Newspaper article Sarasota Herald Tribune

Big Raymond James Deal Spurs a Downgrade by S&P

Newspaper article Sarasota Herald Tribune

Big Raymond James Deal Spurs a Downgrade by S&P

Article excerpt

RAYMOND JAMES FINANCIAL'S bold deal to buy broker Morgan Keegan got a quick reaction from Standard & Poor's Rating Services.

S&P placed St. Petersburg-based Raymond James on CreditWatch "with negative implications" for its $930 million purchase of Morgan Keegan from Regions Financial Corp.

"We believe the company's management team is too thinly staffed and could struggle to integrate an acquisition the size of Morgan Keegan," S&P credit analyst Nik Khakee said.

S&P placed its "BBB/A-2" long- and short-term counterparty credit ratings and "BBB" senior unsecured debt rating on Raymond James. The ratings stem, in part, from the fact that Raymond James will roughly double its outstanding corporate debt from a current level of $600 million.

Morgan Keegan, based in Memphis, employs about 1,200 financial advisers and a total of 3,100 full-time workers. It has 30 offices in Florida, including Sarasota and Punta Gorda.

The deal greatly expands Raymond James' private-client wealth- management and capital-markets businesses.

"Strategically, the transaction seems to make more immediate sense as a defensive measure than an offensive move," Khakee said.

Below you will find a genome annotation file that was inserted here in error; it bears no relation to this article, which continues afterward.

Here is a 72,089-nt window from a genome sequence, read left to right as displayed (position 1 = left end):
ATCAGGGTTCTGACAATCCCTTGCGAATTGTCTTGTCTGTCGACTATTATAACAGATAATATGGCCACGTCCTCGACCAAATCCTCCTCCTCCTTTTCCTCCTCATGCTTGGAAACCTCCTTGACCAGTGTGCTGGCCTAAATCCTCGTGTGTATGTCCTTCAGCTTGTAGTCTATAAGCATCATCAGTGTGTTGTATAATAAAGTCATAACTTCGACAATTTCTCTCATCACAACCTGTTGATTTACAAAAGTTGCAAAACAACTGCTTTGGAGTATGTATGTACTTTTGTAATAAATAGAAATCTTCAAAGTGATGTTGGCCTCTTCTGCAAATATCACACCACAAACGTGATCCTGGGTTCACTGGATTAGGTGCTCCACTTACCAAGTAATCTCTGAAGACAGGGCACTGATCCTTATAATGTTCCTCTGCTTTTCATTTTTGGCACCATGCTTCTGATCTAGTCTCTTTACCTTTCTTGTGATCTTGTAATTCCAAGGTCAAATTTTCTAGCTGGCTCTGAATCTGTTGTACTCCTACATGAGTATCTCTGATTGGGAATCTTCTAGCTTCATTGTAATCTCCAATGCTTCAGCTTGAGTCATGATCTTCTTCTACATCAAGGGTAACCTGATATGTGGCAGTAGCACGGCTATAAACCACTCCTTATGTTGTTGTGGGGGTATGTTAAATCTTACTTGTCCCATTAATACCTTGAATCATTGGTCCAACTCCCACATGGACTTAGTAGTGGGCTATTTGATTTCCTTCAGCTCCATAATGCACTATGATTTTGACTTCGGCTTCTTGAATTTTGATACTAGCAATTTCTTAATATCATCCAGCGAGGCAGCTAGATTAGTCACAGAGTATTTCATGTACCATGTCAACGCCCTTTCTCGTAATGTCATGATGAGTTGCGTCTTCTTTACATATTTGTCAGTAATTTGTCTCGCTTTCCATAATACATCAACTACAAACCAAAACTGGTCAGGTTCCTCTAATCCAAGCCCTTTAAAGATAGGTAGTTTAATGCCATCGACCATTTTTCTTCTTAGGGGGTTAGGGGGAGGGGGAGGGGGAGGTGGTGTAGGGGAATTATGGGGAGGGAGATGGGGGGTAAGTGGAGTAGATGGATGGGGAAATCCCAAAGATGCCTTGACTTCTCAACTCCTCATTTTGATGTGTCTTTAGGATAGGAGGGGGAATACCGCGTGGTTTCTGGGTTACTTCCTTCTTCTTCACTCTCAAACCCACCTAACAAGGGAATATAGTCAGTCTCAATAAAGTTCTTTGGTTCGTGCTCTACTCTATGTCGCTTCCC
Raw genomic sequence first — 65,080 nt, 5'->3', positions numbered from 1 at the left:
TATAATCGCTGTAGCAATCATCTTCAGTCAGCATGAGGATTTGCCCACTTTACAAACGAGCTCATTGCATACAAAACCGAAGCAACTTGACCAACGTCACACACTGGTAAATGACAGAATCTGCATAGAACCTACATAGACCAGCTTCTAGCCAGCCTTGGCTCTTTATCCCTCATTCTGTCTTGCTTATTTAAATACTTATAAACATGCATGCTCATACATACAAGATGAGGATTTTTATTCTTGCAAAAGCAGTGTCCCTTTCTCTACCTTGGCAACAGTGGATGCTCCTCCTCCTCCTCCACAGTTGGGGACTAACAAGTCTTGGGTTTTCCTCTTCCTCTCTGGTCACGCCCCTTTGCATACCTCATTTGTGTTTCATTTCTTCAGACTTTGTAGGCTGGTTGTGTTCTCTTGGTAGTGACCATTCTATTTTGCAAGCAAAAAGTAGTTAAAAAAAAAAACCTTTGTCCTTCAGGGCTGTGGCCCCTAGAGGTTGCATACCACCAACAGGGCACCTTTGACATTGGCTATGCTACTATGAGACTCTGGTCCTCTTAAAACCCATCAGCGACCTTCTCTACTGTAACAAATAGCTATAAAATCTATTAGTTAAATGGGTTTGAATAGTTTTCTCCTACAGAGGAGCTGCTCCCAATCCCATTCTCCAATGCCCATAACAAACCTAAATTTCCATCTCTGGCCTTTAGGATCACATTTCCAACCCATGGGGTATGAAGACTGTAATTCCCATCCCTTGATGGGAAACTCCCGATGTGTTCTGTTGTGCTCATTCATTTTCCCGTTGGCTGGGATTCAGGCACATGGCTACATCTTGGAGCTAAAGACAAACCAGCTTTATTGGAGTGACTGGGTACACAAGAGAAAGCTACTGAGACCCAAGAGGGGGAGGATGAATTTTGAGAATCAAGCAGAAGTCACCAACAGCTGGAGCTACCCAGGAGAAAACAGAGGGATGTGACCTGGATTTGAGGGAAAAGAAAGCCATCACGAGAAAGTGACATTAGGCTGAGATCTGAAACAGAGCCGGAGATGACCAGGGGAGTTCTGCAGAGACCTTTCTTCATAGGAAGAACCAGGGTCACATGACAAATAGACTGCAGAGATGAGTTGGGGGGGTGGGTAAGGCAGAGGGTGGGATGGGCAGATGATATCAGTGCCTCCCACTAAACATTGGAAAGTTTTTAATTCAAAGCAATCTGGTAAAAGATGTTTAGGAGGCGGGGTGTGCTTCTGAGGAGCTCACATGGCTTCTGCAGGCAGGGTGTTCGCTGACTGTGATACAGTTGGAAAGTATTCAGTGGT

Bank consolidations slow

Traditional merger and acquisition activity in the banking sector slowed considerably last year, stalling what analysts expect will be a wave of bank consolidations.

Even so, some of those experts are not sure that wave will hit in 2012. The economic recovery remains weak, the regulatory landscape uncertain, and potential buyers have had their own issues with stock prices.

"As earnings continue to rebound, capital and liquidity are at, or near, all-time highs, and with very few avenues for organic growth, we expect the courting process to continue but for the pace of announced deals to remain at low levels for at least the next few months," said analyst Michael Rose, of Raymond James Equity Research.

Industry consolidation is inevitable, he said, as "fatigued" management and directors choose to sell after weathering the recent credit cycle. M&A deals will continue over the next five to 10 years, Rose expects, not in a large wave over a few years. Most of the deals will involve banks under $1 billion in assets. …

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